Rosco the Rascal Goes to Camp

Ten-year-old James and his seven-year-old sister, Mandy are off to summer camp with their loyal German shepherd, Rosco. While Mandy struggles with homesickness, James's week is threatened by a prank-playing bunk mate's antics. But during an unexpected thunderstorm in a game of capture-the-flag, the prankster finds himself lost and alone deep inside the forest. Rosco must play the hero and save the boy but not before he teaches him a hard-earned lesson about friendship. Wholesome, adventurous, outdoor fun, this Rosco the Rascal tale brings the magic of summer camp to life.
*136 pages
*Recommended for ages 6-10

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18. Second Chance

Finally, when everyone’s patience had just about run out, the rain slowed to a light drizzle and then stopped. The shy evening sun shone behind the last remaining clouds.

“It stopped!” the campers cheered. Several ran out onto the grass to see for themselves. “The rain finally stopped!”

A few minutes later, Tony pulled out his megaphone. “Sorry, campers, but capture the flag will be postponed until tomorrow afternoon. Everyone should return to their cabins now to dry off and settle in for the night.”

The sun would be setting soon, and they all knew it was getting too late to go back out into the woods again, anyway. James was satisfied that their team would get a second chance tomorrow.

Friday afternoon arrived. Campers and counselors lined up to tie their bandanas on again. The flags were hidden—in new places this time—and the whistle was blown. The game began as it did the night before—same teams, same boundaries, same rules.

But this time, Mandy and her friends headed straight toward the lake trail and into the woods. “Come on, I know how we can sneak into red territory and look for the flag!” Mandy told them.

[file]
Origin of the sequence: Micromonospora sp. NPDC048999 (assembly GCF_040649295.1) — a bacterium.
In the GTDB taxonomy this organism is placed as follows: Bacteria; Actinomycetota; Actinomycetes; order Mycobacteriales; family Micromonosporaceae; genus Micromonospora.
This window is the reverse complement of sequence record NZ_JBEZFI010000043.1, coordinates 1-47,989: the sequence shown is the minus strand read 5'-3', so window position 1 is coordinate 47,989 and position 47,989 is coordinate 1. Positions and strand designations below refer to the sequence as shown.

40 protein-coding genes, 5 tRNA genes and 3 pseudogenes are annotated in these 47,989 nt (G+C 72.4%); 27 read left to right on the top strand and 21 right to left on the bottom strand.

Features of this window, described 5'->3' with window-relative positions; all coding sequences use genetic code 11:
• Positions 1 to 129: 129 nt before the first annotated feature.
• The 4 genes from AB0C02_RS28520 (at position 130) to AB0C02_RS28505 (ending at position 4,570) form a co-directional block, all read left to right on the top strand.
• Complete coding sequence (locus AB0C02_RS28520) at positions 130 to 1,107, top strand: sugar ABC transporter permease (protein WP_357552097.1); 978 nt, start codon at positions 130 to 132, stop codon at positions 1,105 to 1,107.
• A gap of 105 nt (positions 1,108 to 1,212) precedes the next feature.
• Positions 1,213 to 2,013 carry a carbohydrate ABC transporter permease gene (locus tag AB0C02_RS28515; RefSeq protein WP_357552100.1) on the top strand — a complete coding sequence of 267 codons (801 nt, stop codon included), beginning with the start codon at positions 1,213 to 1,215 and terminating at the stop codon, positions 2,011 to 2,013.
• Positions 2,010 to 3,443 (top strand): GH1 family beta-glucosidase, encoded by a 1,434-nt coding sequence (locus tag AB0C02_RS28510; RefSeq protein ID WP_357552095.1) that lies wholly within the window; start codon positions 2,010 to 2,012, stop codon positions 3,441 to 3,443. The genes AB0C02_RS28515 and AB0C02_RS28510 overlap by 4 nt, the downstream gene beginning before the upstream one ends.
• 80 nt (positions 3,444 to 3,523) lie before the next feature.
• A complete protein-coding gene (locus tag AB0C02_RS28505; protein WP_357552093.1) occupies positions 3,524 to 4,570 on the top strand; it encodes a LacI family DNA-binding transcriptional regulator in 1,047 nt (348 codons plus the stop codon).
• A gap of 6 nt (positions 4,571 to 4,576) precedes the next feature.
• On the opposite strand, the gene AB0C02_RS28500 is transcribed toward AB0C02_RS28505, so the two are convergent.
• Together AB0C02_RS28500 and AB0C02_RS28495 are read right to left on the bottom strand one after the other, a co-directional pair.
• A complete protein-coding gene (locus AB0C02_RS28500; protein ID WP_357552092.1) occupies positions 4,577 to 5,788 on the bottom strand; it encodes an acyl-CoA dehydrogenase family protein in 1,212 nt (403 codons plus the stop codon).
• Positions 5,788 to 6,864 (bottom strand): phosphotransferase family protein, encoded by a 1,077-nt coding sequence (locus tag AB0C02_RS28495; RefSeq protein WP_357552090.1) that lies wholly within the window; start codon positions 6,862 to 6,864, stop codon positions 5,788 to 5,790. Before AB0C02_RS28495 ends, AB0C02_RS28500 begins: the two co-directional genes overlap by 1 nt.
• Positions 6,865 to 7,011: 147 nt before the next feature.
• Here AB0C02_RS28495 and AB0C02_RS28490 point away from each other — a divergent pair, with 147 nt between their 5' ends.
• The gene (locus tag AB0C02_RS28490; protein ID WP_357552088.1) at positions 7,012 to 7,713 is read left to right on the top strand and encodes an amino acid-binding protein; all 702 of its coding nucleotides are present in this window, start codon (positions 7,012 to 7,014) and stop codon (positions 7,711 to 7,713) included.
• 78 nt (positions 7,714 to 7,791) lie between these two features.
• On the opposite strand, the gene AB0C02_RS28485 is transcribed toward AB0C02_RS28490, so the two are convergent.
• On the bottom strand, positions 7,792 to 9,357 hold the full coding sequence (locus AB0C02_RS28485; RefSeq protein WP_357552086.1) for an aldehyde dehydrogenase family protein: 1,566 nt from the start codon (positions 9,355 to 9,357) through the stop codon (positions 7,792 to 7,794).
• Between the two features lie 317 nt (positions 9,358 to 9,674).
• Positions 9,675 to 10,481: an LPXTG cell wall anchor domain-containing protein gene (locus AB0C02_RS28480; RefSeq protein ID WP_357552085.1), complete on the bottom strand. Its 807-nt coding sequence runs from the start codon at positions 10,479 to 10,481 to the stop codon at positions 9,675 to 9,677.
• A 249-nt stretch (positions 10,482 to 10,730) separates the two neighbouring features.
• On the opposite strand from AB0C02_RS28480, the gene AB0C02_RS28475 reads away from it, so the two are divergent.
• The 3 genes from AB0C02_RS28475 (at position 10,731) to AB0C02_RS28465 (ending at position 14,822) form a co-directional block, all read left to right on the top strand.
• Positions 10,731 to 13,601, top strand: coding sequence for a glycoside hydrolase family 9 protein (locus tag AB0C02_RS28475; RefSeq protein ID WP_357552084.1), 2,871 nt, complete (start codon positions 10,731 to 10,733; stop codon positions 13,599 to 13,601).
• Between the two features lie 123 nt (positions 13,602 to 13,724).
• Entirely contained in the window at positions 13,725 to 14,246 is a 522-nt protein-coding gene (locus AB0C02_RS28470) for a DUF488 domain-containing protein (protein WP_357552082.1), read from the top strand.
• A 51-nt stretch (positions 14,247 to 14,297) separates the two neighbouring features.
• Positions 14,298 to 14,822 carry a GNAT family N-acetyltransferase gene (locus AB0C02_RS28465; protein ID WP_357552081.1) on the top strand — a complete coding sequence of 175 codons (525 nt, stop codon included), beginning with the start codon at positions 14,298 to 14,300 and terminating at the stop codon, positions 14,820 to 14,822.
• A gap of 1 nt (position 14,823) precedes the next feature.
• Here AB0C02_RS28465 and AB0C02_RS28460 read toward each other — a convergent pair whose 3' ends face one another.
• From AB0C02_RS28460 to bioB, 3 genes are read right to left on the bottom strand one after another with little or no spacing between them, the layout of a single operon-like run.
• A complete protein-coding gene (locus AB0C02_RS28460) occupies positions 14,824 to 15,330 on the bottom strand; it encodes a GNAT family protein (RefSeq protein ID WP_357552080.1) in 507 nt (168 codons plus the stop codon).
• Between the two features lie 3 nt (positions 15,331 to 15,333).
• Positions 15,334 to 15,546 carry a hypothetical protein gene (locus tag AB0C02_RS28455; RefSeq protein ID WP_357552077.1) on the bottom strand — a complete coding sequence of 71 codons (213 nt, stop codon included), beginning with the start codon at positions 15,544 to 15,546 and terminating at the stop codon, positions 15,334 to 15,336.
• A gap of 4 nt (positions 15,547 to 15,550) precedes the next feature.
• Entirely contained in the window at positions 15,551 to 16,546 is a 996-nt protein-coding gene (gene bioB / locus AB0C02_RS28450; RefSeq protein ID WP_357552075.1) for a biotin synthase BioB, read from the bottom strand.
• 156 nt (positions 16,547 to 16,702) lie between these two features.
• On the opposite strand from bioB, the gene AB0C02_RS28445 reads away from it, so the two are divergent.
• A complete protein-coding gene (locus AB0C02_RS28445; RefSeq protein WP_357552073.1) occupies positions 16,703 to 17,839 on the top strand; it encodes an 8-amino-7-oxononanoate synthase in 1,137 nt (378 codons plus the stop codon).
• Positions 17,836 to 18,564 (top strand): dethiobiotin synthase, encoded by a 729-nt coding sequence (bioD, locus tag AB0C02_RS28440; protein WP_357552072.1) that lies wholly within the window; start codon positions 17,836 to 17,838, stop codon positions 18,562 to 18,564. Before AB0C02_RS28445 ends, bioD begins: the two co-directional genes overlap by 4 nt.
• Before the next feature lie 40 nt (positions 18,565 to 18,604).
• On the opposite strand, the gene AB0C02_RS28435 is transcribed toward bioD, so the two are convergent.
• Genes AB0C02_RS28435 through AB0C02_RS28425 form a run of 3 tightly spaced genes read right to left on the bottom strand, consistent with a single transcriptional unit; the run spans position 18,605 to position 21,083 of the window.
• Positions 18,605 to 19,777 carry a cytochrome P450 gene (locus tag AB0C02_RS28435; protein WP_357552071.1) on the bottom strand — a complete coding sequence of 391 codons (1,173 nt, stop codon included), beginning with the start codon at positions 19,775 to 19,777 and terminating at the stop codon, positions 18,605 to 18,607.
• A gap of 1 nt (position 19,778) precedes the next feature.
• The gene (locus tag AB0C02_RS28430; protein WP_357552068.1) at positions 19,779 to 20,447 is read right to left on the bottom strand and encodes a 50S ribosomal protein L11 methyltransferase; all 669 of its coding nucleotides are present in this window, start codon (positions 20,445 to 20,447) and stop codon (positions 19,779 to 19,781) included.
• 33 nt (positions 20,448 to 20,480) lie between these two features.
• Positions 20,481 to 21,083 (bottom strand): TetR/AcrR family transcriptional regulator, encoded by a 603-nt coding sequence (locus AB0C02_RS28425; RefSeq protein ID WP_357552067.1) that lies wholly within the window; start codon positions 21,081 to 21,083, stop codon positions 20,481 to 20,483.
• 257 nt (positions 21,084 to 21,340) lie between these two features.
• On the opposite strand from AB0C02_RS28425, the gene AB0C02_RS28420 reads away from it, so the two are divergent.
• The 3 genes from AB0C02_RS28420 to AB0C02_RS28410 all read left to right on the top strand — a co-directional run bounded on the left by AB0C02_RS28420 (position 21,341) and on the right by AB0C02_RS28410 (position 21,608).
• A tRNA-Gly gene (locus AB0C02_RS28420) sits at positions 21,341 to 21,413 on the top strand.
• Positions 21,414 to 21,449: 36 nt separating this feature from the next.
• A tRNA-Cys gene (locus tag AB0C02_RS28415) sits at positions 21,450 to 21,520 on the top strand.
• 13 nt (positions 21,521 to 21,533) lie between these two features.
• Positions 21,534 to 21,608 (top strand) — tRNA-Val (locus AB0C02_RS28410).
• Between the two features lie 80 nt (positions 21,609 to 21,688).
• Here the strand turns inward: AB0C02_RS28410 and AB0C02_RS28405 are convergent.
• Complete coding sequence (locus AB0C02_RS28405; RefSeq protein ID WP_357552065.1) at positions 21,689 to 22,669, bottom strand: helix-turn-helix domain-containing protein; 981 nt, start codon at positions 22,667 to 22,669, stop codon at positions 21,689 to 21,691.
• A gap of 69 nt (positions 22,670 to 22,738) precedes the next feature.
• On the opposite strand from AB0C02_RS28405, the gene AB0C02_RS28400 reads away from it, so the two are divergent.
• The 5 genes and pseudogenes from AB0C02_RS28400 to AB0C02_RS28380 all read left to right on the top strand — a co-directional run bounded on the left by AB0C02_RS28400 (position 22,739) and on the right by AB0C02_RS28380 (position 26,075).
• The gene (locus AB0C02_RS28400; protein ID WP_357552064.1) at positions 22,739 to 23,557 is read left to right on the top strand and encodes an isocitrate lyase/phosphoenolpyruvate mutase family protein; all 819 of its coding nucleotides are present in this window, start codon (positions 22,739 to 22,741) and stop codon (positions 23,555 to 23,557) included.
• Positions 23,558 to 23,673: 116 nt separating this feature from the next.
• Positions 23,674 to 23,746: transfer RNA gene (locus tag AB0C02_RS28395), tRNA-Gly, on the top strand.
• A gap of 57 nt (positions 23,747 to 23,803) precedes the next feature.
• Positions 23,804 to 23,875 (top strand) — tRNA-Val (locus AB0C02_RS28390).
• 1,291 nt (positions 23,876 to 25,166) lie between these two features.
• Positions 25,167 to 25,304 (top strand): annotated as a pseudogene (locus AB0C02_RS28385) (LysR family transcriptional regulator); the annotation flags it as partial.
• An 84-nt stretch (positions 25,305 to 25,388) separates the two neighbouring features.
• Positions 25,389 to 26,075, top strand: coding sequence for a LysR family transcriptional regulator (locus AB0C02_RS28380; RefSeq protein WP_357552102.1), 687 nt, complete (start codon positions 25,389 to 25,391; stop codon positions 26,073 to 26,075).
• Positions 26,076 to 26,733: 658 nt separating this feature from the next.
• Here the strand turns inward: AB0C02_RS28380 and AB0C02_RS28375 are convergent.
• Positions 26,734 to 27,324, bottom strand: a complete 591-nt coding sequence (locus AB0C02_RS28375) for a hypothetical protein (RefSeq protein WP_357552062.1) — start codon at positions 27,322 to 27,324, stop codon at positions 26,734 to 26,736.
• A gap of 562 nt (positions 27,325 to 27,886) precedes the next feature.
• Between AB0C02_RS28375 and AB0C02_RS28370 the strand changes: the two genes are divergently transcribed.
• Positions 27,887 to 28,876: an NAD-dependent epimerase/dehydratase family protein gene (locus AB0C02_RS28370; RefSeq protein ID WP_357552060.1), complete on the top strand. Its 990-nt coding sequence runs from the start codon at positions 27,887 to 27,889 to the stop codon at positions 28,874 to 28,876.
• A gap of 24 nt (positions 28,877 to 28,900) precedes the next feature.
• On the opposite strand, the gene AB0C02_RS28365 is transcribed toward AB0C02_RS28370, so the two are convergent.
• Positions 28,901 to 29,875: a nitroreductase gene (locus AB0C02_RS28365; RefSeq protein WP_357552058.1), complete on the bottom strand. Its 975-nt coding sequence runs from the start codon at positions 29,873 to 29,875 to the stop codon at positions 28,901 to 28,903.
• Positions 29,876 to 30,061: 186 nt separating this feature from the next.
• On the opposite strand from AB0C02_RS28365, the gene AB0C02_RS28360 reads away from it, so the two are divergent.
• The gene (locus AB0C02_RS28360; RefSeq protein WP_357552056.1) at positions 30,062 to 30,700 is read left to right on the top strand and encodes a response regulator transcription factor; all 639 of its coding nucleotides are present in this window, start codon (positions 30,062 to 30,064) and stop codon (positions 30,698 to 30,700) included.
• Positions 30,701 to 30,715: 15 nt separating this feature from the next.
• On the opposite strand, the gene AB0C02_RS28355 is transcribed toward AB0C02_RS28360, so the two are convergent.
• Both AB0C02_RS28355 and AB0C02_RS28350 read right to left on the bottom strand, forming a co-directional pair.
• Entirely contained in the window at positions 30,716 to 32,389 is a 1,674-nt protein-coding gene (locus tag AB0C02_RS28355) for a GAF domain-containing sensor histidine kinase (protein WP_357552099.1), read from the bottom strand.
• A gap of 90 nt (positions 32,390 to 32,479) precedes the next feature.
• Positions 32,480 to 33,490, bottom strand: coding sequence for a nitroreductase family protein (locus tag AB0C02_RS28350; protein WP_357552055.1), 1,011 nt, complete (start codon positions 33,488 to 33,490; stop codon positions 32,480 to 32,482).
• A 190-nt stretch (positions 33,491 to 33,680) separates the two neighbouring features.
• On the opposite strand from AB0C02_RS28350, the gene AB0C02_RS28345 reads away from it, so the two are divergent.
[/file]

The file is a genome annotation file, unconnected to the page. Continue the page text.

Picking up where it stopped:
“Okay! And let’s stay out of jail this time!” Margaret added.

Rosco followed. He would keep close by Mandy and the girls this afternoon.

 

*  *  *

 

Over in another part of the woods, James and his friends ran through their new plan.

“Okay,” said Mike. “James, you and Caleb will go on defense in blue territory like we all decided. Catch as many red players as you can.”

James and Caleb nodded, excited to chase down other players this time.

“Jeffrey and I will go on offense. We’ll head to the red team’s woods and search for the flag. When the horn sounds to let everyone know that the game is halfway over, we should all head to the lean-to. If any of us doesn’t show up, we’ll know that person’s in jail and we need to go free them.”

Caleb added, “But if you hear someone on the megaphone, that means that one of the teams won and the game is over. So head back to the field where the game started if you hear it.”

“Right. Has everyone got it?” Mike asked.

“Got it,” they answered. Then they split in pairs and parted ways.

It didn’t take long for two boys looking for the blue flag to appear, sneaking along the path.

“Let’s get em when they get close!” Caleb whispered to James from where they hid behind a rock. Caleb waited a few seconds, then jumped out and quickly tagged one red team boy. James tagged the other. “Off to jail, guys!”

Soon, Mandy’s group, following the lake trail quietly through red territory, noticed a tall hickory tree with a small pile of rocks at the bottom of its trunk, about twenty feet from the trail. “Let’s go check out that pile of rocks, guys,” Mandy said. “That looks kind of strange.”

“Keep your heads down,” Margaret warned. “The red defenders will be waiting out here for blue players like us to come by.”

“Hey, look! Footprints!” Kimberly said. Everyone stopped. “They go all the way from the trail to those rocks over there.”

Yesterday’s rain had left the ground still muddy today, so these footprints were easy to spot, especially since they went off the trail.

The girls and Rosco left the trail to inspect the footprints and the rocks, with Rosco close behind. But nothing seemed unusual about the rocks.

Mandy circled to the other side of the tree trunk as the others bent down to study the prints. All of a sudden she opened her mouth in surprise. “Guys! Look!” she said in a loud whisper. They hurried over. She pointed, placing one finger to her mouth. “Shhh.”

There, on the other side of the tree, planted firmly in the dirt, stood a small red flag on a short, thin stick. It wasn’t visible from the trail. It wasn’t exactly hidden, but it didn’t stand out either. The red team had done a good job of placing their important little treasure in a hiding spot, while strictly following the rule about keeping it visible.

“The flag! Oh, my gosh! It’s the flag!”

 

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